KDMC pushing wound care center
There are Brookhavenites out there who are wounded, some deeply,and King’s Daughters Medical Center is making a renewed push toreach out to them.
The hospital has begun what is planned to be a monthly series ofLunch and Learn sessions for its Wound Healing Center, one of thehospital’s newest departments that specializes in the treatment oflingering wounds using hyperbaric medicine, a form of pure oxygentherapy. The hour-long sessions, the first of which was heldThursday, are designed to reach out to home health, nursing homeand other medical care workers to educate them and their patientsabout the treatment options available at the center.
“We want to let everybody know what we do and how we can partnertogether with you and your patients to heal those wounds,” saidDave Herbert, the program director.
Herbert said the next seminar, scheduled for Oct. 15, willattempt to further the medical community’s knowledge on woundtreatment. He said the sessions count toward continuing educationunits.
The center’s mission to treat and heal chronic wounds – open,lingering wounds that do not heal after 30 days of conventionaltreatment – in 16 weeks, with the patient visiting the centerweekly, Herbert said.
The center’s staff will use the latest medical resources totreat the wound, and if the practices produce no results over acertain time frame, the patient is then cleared for a stay in thehyperbaric chamber. The airtight chamber is filled with 100 percentoxygen and pressurized, increasing the amount of oxygen in thepatient’s bloodstream, which kills bacteria and allows red bloodcells to pass more easily into the wound and heal it from theinside out.
“It’s a really scientific way we handle wounds and (diabetic)ulcers, and there’s a really methodical way to treat them,” saidDr. Thomas Jeffcoat, the center’s medical director. “Back when Iwas having to see all these open fractures, I’d dab a littleBetadine, clean it up with peroxide and schedule a couple ofwhirlpool visits.”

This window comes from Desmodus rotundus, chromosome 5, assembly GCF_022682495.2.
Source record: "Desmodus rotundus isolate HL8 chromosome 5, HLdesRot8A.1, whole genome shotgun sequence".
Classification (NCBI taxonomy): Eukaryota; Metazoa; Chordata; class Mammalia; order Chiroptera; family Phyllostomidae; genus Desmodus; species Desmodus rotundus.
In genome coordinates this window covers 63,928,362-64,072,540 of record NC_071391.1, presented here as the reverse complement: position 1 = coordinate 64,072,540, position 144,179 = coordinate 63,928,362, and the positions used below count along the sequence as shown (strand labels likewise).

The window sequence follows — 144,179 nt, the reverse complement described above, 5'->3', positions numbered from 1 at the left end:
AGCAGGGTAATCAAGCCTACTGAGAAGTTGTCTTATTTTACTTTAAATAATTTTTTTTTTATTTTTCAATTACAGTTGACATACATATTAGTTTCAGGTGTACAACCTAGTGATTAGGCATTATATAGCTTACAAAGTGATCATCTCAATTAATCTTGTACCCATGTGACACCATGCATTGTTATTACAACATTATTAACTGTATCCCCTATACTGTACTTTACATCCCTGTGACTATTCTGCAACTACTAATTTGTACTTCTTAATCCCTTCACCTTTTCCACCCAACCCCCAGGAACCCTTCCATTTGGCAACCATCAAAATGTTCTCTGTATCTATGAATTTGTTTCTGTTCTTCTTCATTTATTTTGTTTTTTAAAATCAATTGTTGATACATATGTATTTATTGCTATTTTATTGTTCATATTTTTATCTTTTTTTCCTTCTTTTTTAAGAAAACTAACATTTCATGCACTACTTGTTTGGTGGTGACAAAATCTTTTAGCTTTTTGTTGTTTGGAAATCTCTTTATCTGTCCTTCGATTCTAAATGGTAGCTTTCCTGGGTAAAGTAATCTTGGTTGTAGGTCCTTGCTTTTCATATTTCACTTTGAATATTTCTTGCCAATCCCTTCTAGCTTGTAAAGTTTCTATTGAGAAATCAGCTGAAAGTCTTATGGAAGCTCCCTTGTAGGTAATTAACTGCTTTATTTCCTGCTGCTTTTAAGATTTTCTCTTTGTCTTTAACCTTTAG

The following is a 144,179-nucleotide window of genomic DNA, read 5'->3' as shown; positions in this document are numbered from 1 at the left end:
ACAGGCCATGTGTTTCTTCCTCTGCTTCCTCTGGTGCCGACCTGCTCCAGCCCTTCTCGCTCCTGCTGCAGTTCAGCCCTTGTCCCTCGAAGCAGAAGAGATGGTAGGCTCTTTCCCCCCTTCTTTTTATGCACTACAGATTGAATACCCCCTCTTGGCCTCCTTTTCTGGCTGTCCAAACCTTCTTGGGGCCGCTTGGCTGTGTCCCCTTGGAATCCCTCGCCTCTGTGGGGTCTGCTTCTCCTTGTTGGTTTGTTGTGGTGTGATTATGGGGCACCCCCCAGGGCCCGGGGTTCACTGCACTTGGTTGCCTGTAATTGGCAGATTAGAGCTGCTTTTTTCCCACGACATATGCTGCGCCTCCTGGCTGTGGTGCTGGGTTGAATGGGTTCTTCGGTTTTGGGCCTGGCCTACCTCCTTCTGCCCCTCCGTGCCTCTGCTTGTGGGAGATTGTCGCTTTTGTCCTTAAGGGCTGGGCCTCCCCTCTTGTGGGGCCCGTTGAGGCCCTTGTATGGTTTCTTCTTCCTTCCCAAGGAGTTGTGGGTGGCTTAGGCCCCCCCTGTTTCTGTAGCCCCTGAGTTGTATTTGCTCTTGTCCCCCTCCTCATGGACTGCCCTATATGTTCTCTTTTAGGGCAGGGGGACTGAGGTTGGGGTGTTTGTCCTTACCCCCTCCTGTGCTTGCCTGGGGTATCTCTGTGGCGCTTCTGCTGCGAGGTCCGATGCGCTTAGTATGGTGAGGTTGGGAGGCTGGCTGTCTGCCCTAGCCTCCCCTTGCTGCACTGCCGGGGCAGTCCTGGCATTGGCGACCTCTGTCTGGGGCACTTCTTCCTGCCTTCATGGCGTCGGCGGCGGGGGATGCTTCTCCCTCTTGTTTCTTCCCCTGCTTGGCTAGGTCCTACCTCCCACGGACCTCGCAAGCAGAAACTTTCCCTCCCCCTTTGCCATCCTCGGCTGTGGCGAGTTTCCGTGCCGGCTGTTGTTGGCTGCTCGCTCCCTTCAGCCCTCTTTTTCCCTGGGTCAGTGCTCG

Jeffcoat used examples of patients who have visited KDMC’s woundcenter since it was opened last year to demonstrate the power ofhyperbaric medicine. In the first case study, an 89-year-old womanwith Type 1 diabetes suffering from a wound that had lingered forsix months was healed in one month. By the third week oftreatments, the wound began to decrease and size, and by the fourthweek it had healed, he said.
“We have one gentleman now with a huge ulcer on the side of hisleg, and in two or three weeks it’s probably going to be healed,”Jeffcoat said. “He’s had it for several years.”
Though the Wound Healing Center’s patient body has not grown tothe levels hospital planners had hoped, it’s not because therearen’t needy patients in the area, Jeffcoat said. Mississippi is anational leader in the number of citizens dealing with diabetes,circulatory diseases and obesity – three conditions that oftencause wounds to linger, he said.
Southwest Mississippi, often touted as a retirement area, alsohas a large elderly population; perhaps the biggest demographicmost in need of wound care. Jeffcoat pointed out that Medicareapproved hyperbaric treatment for a number of conditions, such aschronic refractory osteomyelitis, radiation necrosis,osteoradionecrosis, preservation of failing skin grafts, diabeticfoot and soft tissue radiation injuries.
Importantly, appointments for the Wound Healing Center do notrequire referral by a physician, Jeffcoat said.
KDMC Chief Development Officer Johnny Rainer said hospitaladministrators are hoping the center’s new emphasis on publicrelations will pump up its patient volume and allow SouthwestMississippians to take advantage of its advanced capabilities. Hesaid the National Healing Corp. of Boca Raton, Fla., which setsnational wound healing guidelines the hospital followed in settingup its center, is also helping with development and marketing.
“It really is a great, great service, it’s just a matter ofgetting people into the thing,” Rainer said. “There’s a number ofpeople who live in our area who suffer from diabetes, circulatoryproblems and other types of illnesses that inhibit or interferewith the healing of wounds. The wound center is ideal for peoplewho have wounds that are difficult to heal.”
Deaconess Home Care’s Tammy Anderson said some of her company’spatients have visited the Wound Healing Center, and results havebeen satisfactory.
“You see people who live with these wounds, and now there’sactually something that can be done about them,” she said.
Likewise, Jackie Crawford, of Quality Home Oxygen, Inc., saidher company would keep its patients informed about the center andits capabilities.
“We end up with patients who have diabetic wounds on their feet,asking for diabetic shoes, and they don’t usually know there’s aplace they can come for treatment,” she said.